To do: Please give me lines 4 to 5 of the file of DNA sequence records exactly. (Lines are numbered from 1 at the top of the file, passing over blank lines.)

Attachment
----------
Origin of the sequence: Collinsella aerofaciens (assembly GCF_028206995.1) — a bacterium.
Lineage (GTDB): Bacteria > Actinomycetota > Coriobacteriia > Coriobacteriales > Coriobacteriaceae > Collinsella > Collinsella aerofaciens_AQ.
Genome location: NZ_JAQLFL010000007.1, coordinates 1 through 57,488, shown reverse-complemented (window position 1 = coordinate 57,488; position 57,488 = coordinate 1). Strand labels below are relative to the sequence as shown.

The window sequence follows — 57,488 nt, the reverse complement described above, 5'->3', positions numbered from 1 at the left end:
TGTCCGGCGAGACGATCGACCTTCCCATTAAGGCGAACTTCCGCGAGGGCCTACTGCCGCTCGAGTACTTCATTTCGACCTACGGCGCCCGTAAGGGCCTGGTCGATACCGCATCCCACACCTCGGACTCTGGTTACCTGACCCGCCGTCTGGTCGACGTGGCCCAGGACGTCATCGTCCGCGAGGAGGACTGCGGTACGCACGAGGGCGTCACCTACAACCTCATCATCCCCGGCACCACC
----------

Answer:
The window sequence follows — 57,488 nt, the reverse complement described above, 5'->3', positions numbered from 1 at the left end:
TGTCCGGCGAGACGATCGACCTTCCCATTAAGGCGAACTTCCGCGAGGGCCTACTGCCGCTCGAGTACTTCATTTCGACCTACGGCGCCCGTAAGGGCCTGGTCGATACCGCATCCCACACCTCGGACTCTGGTTACCTGACCCGCCGTCTGGTCGACGTGGCCCAGGACGTCATCGTCCGCGAGGAGGACTGCGGTACGCACGAGGGCGTCACCTACAACCTCATCATCCCCGGCACCACC